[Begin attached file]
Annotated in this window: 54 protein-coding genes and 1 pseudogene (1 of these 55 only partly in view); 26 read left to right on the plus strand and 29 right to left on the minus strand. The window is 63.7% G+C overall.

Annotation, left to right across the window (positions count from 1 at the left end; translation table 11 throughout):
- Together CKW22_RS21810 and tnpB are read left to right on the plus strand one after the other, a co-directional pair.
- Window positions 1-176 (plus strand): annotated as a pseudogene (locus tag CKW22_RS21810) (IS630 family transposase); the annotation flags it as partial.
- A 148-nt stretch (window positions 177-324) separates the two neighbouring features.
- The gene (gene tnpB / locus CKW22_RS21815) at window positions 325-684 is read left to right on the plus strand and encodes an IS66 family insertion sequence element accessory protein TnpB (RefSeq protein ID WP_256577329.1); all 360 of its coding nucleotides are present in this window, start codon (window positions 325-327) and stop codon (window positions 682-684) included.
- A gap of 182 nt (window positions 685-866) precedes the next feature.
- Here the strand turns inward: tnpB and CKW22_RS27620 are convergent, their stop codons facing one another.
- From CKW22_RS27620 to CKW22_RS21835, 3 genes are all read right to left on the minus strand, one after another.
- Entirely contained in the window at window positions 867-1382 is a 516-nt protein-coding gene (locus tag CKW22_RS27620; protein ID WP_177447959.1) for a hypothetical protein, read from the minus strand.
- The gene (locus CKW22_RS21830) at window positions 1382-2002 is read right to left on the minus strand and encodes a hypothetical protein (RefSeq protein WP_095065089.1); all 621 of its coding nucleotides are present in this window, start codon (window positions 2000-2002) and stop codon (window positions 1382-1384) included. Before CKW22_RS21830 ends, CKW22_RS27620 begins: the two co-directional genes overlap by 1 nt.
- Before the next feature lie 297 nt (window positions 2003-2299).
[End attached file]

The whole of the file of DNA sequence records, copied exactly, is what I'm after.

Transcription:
Annotated in this window: 54 protein-coding genes and 1 pseudogene (1 of these 55 only partly in view); 26 read left to right on the plus strand and 29 right to left on the minus strand. The window is 63.7% G+C overall.

Annotation, left to right across the window (positions count from 1 at the left end; translation table 11 throughout):
- Together CKW22_RS21810 and tnpB are read left to right on the plus strand one after the other, a co-directional pair.
- Window positions 1-176 (plus strand): annotated as a pseudogene (locus tag CKW22_RS21810) (IS630 family transposase); the annotation flags it as partial.
- A 148-nt stretch (window positions 177-324) separates the two neighbouring features.
- The gene (gene tnpB / locus CKW22_RS21815) at window positions 325-684 is read left to right on the plus strand and encodes an IS66 family insertion sequence element accessory protein TnpB (RefSeq protein ID WP_256577329.1); all 360 of its coding nucleotides are present in this window, start codon (window positions 325-327) and stop codon (window positions 682-684) included.
- A gap of 182 nt (window positions 685-866) precedes the next feature.
- Here the strand turns inward: tnpB and CKW22_RS27620 are convergent, their stop codons facing one another.
- From CKW22_RS27620 to CKW22_RS21835, 3 genes are all read right to left on the minus strand, one after another.
- Entirely contained in the window at window positions 867-1382 is a 516-nt protein-coding gene (locus tag CKW22_RS27620; protein ID WP_177447959.1) for a hypothetical protein, read from the minus strand.
- The gene (locus CKW22_RS21830) at window positions 1382-2002 is read right to left on the minus strand and encodes a hypothetical protein (RefSeq protein WP_095065089.1); all 621 of its coding nucleotides are present in this window, start codon (window positions 2000-2002) and stop codon (window positions 1382-1384) included. Before CKW22_RS21830 ends, CKW22_RS27620 begins: the two co-directional genes overlap by 1 nt.
- Before the next feature lie 297 nt (window positions 2003-2299).